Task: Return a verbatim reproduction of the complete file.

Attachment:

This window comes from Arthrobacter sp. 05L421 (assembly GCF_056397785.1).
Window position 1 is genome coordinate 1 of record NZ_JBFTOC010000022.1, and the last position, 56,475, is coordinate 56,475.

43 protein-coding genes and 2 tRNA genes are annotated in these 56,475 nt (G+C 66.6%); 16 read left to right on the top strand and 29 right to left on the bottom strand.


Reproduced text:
This window comes from Arthrobacter sp. 05L421 (assembly GCF_056397785.1).
Window position 1 is genome coordinate 1 of record NZ_JBFTOC010000022.1, and the last position, 56,475, is coordinate 56,475.

43 protein-coding genes and 2 tRNA genes are annotated in these 56,475 nt (G+C 66.6%); 16 read left to right on the top strand and 29 right to left on the bottom strand.